• Lynn Stewart says:

        You’re so right! At least I know what I’m aiming for. I enjoy reading about other people’s experiences, I always find it helpful to know other people are going through similar things.
        This blog is great for that, so I look forward to more! Thank you. 🙂

      • hawleywood40 says:

        Thanks Lynn – I look forward to getting to know your blog better too!

  4. Aine Greaney says:

    Interesting discussion. Like Lynn, I also found that worrying about money was actually way more distracting than actually working. I also found that the more time I had, the less I actually got done. All this said, I would love an extra day per week to write, but feel pretty lucky to have a four-day-per-week work schedule.

    • hawleywood40 says:

      A 4-day per week schedule does sound awesome, Aine! I’d definitely fall into the “I have all the time in the world” trap if I didn’t have other obligations, but I would love more time for writing. Guess it is all about finding the perfect balance. I’d even take being able to work at home more to turn the time spent getting ready and commuting into time at the keyboard : ).

  5. Well, when I’m at home, the toilets call to be scrubbed and my twenty-two year old daughter is always babbling. So I usually end up at Starbucks to write lately. So I know what you mean.


    • hawleywood40 says:

      LOL Shelly! Yes, the constant babble part would send me off to some other location too! One good thing about my workspace is that I can close the door at lunchtime and squeeze in some quiet writing time.

  6. I keep looking for my round tuit!

  7. I know there are authors who write 8-12 hours a day, but I’m not one of them. I have to split it up into 2 to 3 hour stints (this includes social media too). Otherwise, my mind goes numb and my body feels like it’s 100 years old. I use the in-between time to straighten up the house, run errands, and as of 2012, working out. I admire anyone who can hold down a full time job and still write a novel. I’m lucky that I don’t have to.

    • hawleywood40 says:

      I could hit the lotto and be a mega-millionaire and never be one of those 8-12 hours folks. Or if I did, I’d have to spend twice as much time on editing. I find what I write during the first hour or two on a longer stint is crisp, clear and solid. Anything after that always ends up getting cut up or tossed and rewritten when I come back to it with a fresh eye.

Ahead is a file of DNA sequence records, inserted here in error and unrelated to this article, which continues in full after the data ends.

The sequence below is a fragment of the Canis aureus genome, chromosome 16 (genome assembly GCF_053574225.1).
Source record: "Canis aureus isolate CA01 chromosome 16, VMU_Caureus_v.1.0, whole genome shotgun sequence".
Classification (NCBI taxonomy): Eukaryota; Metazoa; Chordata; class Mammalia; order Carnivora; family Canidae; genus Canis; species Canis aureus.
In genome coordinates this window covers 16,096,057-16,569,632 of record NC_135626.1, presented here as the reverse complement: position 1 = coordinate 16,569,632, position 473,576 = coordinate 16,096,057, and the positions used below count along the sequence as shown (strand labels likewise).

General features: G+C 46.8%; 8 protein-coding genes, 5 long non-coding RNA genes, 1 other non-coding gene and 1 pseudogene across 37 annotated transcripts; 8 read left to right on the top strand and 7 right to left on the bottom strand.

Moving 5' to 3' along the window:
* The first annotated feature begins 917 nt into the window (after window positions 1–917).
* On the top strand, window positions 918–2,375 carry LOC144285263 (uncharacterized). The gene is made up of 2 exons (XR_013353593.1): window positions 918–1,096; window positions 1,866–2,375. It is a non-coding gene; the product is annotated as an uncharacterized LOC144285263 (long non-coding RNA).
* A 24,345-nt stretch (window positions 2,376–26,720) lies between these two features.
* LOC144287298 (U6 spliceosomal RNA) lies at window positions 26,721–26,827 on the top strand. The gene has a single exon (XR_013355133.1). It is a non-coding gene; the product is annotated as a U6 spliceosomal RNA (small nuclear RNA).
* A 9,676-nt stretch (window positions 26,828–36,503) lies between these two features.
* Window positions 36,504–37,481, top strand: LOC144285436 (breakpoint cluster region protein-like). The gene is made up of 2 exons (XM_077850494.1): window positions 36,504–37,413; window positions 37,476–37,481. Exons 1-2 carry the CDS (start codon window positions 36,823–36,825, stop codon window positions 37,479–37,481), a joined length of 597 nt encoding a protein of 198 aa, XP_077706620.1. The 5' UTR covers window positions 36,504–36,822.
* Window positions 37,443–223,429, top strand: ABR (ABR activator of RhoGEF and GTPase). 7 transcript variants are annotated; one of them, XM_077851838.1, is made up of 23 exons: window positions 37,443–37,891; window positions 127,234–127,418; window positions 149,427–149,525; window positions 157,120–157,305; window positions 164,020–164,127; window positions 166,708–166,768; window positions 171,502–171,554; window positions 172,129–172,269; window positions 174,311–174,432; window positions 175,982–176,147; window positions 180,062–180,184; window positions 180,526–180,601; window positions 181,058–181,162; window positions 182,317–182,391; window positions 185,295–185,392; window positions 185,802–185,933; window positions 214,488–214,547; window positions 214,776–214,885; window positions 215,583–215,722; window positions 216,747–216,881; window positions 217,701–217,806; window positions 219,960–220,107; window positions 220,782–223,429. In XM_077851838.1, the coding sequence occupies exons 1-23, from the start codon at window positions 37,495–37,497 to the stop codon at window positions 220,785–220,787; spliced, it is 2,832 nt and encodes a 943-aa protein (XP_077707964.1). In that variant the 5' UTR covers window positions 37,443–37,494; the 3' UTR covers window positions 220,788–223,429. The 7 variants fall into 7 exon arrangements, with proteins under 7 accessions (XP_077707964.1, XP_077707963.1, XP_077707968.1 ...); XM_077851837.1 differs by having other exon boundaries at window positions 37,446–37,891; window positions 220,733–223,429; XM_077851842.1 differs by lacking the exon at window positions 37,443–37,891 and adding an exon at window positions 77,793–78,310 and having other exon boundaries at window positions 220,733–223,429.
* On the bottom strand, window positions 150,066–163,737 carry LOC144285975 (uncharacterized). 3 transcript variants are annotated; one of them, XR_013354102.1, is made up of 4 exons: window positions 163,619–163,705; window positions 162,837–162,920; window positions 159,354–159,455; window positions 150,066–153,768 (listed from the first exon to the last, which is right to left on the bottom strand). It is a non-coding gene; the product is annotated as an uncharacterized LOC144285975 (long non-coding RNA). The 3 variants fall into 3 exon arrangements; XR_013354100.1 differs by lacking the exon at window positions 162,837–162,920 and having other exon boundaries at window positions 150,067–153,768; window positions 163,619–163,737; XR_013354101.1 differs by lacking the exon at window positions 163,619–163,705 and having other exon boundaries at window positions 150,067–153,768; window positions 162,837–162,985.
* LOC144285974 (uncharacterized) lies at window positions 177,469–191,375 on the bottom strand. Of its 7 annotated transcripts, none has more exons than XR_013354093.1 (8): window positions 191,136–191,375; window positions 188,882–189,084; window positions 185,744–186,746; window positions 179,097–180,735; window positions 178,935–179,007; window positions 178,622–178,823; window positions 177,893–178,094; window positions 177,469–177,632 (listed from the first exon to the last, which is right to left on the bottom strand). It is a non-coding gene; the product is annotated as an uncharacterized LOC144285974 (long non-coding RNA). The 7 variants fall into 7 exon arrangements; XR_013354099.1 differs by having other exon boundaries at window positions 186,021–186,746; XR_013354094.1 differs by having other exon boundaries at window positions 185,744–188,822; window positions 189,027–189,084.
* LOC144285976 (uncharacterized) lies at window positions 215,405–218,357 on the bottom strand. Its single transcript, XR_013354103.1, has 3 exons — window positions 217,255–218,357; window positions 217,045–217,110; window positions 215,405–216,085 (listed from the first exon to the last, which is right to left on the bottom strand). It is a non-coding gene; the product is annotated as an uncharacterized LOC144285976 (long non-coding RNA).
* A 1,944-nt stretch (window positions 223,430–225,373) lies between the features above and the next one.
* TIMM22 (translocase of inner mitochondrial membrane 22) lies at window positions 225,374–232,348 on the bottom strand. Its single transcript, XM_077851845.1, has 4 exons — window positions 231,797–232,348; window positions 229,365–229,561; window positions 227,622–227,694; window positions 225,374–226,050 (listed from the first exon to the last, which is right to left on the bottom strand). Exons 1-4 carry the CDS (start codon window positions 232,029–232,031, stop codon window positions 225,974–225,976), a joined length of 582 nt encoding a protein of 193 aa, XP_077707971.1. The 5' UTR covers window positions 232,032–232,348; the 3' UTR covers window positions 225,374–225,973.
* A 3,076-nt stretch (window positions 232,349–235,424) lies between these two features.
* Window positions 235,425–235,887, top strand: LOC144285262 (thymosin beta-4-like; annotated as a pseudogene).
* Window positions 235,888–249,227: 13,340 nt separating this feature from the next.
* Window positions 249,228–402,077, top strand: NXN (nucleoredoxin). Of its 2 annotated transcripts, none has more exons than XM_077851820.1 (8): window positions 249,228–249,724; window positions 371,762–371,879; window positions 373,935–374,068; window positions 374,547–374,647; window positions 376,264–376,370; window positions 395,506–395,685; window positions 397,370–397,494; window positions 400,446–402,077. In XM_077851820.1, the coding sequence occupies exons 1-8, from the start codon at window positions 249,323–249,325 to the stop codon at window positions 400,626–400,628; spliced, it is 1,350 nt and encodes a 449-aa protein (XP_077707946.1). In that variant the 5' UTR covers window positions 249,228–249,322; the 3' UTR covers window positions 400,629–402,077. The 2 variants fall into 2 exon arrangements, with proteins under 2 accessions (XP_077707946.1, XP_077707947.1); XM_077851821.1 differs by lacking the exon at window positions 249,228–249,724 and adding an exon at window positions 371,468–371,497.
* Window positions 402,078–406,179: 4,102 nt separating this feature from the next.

8. T. R. Kolbe says:

    I am lucky enough to be a dayjobless writer and I do find it very difficult to sit down and write sometimes. In addition to writing, there are so many things I like to do–reading, running, yoga, walks with the dogs. I can spend a whole day reading and not even realize it until it starts to get dark out. And then there is the time that gets sucked up by the internet. This time of year is especially hard because it’s cooler outside and not as windy as it is in the spring/summer, so I prefer to be outside. My husband also works from home and that can be a huge distraction. If he takes time off of work, I basically take time off from writing because I can’t seem to get anything done if he’s not working. Maybe if I were more disciplined it would help.

    • hawleywood40 says:

      I experience some of the same distractions as you do on my weekends or days off. I can lose myself in a book for hours, and since I’m cooped up in offices and conference rooms all week I’m always anxious to spend at least some of my off-time outside. I’m trying to make myself a more mobile writer with a laptop so that I can at least take advantage of sunshine AND writing time when I’m not in the daily grind. I think if I ever do get to work-part time or not at all I am going to threaten myself with “if you don’t write at least 2-3 hours a day, I’ll make you get an icky full-time job again!” : ).

  9. I’m retired, so my job is anything I want it to be. Right now, it’s blogging nearly full time, even though I post not nearly as many times per week. Keeping up with everyone else’s blogs is A LOT of work. Writing my own stories that will form the basis of my book keeps me busy for a about three half-days a week. I thought I would have more time for organizing my memoir, fleshing out chapters from prior posts and polishing other posts for short story competitions. NOT! The day vanishes. I also want to quilt. Not doing that either.